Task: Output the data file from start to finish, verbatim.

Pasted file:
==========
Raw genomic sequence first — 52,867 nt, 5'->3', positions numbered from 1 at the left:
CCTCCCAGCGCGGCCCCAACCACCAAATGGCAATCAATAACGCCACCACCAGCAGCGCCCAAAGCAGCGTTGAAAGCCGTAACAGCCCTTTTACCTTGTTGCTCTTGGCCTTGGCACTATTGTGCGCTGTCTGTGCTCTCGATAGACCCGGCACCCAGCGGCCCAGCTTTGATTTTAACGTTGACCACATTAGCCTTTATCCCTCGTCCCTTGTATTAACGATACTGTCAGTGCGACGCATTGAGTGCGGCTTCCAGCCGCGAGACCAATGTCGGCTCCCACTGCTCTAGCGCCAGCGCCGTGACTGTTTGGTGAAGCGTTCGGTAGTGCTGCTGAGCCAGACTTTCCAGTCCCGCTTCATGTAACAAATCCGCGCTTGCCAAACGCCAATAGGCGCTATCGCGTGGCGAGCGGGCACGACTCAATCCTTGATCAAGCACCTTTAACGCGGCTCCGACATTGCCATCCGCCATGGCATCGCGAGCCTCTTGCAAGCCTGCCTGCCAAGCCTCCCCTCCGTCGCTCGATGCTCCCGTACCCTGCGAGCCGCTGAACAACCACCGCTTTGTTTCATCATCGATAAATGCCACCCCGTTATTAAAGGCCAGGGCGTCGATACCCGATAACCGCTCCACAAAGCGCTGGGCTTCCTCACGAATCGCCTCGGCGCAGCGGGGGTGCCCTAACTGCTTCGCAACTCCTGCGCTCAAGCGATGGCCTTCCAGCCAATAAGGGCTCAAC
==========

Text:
Raw genomic sequence first — 52,867 nt, 5'->3', positions numbered from 1 at the left:
CCTCCCAGCGCGGCCCCAACCACCAAATGGCAATCAATAACGCCACCACCAGCAGCGCCCAAAGCAGCGTTGAAAGCCGTAACAGCCCTTTTACCTTGTTGCTCTTGGCCTTGGCACTATTGTGCGCTGTCTGTGCTCTCGATAGACCCGGCACCCAGCGGCCCAGCTTTGATTTTAACGTTGACCACATTAGCCTTTATCCCTCGTCCCTTGTATTAACGATACTGTCAGTGCGACGCATTGAGTGCGGCTTCCAGCCGCGAGACCAATGTCGGCTCCCACTGCTCTAGCGCCAGCGCCGTGACTGTTTGGTGAAGCGTTCGGTAGTGCTGCTGAGCCAGACTTTCCAGTCCCGCTTCATGTAACAAATCCGCGCTTGCCAAACGCCAATAGGCGCTATCGCGTGGCGAGCGGGCACGACTCAATCCTTGATCAAGCACCTTTAACGCGGCTCCGACATTGCCATCCGCCATGGCATCGCGAGCCTCTTGCAAGCCTGCCTGCCAAGCCTCCCCTCCGTCGCTCGATGCTCCCGTACCCTGCGAGCCGCTGAACAACCACCGCTTTGTTTCATCATCGATAAATGCCACCCCGTTATTAAAGGCCAGGGCGTCGATACCCGATAACCGCTCCACAAAGCGCTGGGCTTCCTCACGAATCGCCTCGGCGCAGCGGGGGTGCCCTAACTGCTTCGCAACTCCTGCGCTCAAGCGATGGCCTTCCAGCCAATAAGGGCTCAAC